Windows Intune, Microsoft's Web-based PC management and security platform, may not get the same level of attention as cloud services like Office 365 or Windows Azure, but Microsoft is betting big on Intune to be the cloud service that will facilitate IT's evolving job of remotely managing PCs.
Today, about seven months after Windows Intune was initially made available, Microsoft is releasing Windows Intune 2.0. With the new version of Intune, IT admins can manage the deployment of Microsoft updates and service packs to all PCs, keep track of hardware and software inventory, fix PC issues remotely, manage protection from malware threats and set security policies. And Windows Intune can be accessed from wherever there's an Internet connection.
Windows Intune costs $11 per PC per month (Software Assurance customers will pay less than $11), and that price includes an integrated anti-malware product and Windows 7 Enterprise upgrade rights.
Microsoft says Windows Intune is particularly well suited for SMBs that manage around 500 Windows PCs.
Eric Main, Microsoft director of Windows Intune product management, says the company is also seeing more enterprise interest in Windows Intune as larger organizations try to manage "blind spots", that is, PCs that are not in the office but belong to road warriors and remote workers. On-premise PC management tools do not provide the convenience and flexibility that Windows Intune can provide for a mobile workforce, he says.
(Click below for an overview of new features in Windows Intune 2.0)
"Many larger organizations already have good PC management solutions on-premise, but also need a cloud-based service like Windows Intune to better manage the wares of remote workers and complete the full picture," says Main.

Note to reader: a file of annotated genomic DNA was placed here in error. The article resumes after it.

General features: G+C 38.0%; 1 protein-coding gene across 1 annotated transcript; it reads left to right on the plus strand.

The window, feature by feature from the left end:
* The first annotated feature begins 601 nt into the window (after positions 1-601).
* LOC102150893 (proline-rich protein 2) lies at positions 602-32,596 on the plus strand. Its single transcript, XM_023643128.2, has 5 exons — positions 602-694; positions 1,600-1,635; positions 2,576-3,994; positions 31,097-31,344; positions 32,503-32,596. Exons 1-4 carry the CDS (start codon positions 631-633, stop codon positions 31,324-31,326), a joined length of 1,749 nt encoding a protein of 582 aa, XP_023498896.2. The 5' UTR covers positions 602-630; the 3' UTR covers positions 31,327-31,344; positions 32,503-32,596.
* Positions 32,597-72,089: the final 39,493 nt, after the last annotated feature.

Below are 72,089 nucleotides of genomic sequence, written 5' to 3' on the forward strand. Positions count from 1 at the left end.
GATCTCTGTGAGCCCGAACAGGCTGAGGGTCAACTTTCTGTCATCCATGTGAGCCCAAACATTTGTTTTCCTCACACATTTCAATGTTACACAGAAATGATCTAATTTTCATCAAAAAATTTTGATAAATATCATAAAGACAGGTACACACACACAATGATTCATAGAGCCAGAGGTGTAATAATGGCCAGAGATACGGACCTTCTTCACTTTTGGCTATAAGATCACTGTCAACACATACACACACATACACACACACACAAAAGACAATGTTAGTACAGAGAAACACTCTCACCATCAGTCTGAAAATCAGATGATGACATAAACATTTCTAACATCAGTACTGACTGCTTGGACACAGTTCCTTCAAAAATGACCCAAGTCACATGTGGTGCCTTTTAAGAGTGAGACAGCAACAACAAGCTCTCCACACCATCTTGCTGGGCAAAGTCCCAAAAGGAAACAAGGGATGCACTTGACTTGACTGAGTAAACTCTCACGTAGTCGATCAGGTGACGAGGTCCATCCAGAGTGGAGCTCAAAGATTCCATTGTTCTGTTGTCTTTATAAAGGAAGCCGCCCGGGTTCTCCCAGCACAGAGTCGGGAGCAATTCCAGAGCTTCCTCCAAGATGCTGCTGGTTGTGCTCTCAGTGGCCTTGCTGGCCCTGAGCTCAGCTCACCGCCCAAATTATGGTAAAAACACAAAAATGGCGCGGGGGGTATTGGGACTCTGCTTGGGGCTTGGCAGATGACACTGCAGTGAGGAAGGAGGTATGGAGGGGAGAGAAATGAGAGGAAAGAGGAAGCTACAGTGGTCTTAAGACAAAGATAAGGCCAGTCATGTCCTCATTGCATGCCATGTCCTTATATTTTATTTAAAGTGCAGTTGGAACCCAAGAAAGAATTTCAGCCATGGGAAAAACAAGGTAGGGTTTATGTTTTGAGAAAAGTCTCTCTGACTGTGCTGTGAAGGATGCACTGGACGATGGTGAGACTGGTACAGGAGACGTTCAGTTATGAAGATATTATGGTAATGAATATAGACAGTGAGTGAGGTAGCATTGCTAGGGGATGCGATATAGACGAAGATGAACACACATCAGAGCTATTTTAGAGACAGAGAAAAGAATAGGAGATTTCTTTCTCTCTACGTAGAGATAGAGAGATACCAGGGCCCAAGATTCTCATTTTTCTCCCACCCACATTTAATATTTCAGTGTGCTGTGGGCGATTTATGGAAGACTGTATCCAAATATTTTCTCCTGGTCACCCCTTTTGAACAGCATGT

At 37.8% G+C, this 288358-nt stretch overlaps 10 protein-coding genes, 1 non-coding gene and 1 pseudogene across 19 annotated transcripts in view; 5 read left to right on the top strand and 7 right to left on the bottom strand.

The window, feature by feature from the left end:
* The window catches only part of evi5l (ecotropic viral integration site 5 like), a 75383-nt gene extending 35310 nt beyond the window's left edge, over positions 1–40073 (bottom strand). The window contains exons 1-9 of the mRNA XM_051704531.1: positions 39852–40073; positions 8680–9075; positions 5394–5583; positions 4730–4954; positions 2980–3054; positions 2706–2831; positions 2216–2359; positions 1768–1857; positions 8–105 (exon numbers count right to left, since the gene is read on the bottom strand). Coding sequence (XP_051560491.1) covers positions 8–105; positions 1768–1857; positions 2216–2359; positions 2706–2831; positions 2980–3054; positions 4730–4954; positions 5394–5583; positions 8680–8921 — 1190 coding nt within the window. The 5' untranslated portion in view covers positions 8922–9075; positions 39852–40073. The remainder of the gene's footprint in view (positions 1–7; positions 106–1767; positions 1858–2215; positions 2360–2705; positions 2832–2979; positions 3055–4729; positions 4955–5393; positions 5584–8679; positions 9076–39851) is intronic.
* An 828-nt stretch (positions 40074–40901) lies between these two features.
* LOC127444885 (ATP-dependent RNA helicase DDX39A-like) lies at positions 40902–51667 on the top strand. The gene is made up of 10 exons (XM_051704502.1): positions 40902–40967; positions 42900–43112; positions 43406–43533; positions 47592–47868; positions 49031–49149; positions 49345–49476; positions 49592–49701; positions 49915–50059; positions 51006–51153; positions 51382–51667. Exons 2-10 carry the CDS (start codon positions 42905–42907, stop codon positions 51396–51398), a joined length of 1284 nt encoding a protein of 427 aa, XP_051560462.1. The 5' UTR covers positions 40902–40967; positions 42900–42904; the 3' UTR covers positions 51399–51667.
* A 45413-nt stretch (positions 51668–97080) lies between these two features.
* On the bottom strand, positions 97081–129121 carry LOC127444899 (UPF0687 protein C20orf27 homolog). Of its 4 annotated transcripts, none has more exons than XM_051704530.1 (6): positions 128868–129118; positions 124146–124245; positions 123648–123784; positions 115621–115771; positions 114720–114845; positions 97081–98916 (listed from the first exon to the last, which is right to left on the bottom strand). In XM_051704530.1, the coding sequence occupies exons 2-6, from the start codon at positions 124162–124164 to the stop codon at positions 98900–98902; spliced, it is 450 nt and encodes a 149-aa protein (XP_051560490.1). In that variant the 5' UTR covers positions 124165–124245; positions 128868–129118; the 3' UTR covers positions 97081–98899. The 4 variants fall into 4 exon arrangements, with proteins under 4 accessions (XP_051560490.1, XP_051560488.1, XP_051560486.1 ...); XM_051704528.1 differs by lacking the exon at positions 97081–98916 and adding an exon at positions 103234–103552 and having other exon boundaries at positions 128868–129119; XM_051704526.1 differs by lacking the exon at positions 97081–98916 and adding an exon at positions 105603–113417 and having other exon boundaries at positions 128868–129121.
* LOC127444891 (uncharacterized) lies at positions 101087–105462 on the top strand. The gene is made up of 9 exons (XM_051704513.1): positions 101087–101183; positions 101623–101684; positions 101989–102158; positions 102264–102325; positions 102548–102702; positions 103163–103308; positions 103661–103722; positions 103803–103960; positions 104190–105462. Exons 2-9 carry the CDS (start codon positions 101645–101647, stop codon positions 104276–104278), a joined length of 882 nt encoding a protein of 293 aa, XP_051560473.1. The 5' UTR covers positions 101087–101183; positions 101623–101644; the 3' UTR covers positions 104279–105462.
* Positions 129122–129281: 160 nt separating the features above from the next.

To that end, Microsoft is building parts of its high-end, on-premise enterprise products such as SCCM (System Center Configuration Manger), Forefront Endpoint Protection, and MDOP (Microsoft Desktop Optimization Pack) into Windows Intune. For an extra dollar per PC per month ($12), Windows Intune customers can access the MDOP suite of products, which include application and desktop virtualization tools.
Microsoft also plans to integrate Windows Intune with Office 365 so that IT pros can use Intune to deploy Office in the cloud. But right now, that integration is not in place for Windows Intune 2.0.
Windows Intune also does not support mobile devices like smartphones and tablets; it supports only Windows PCs. But Main says Microsoft plans to extend the support to mobile devices in future versions.
Windows Intune 2.0 does offer a slew of new features. Here are four notable enhancements that may make Windows Intune a worthwhile service for IT managers.
Windows Intune 2.0 simplifies the complex task of distributing Microsoft and third-party applications and updates to all PCs that are managed by Windows Intune.
An IT admin completes a simple wizard from the Windows Intune console to guide them through the process of publishing the software for distribution. These software or update packages can be .EXE, .MSI or .MSP files.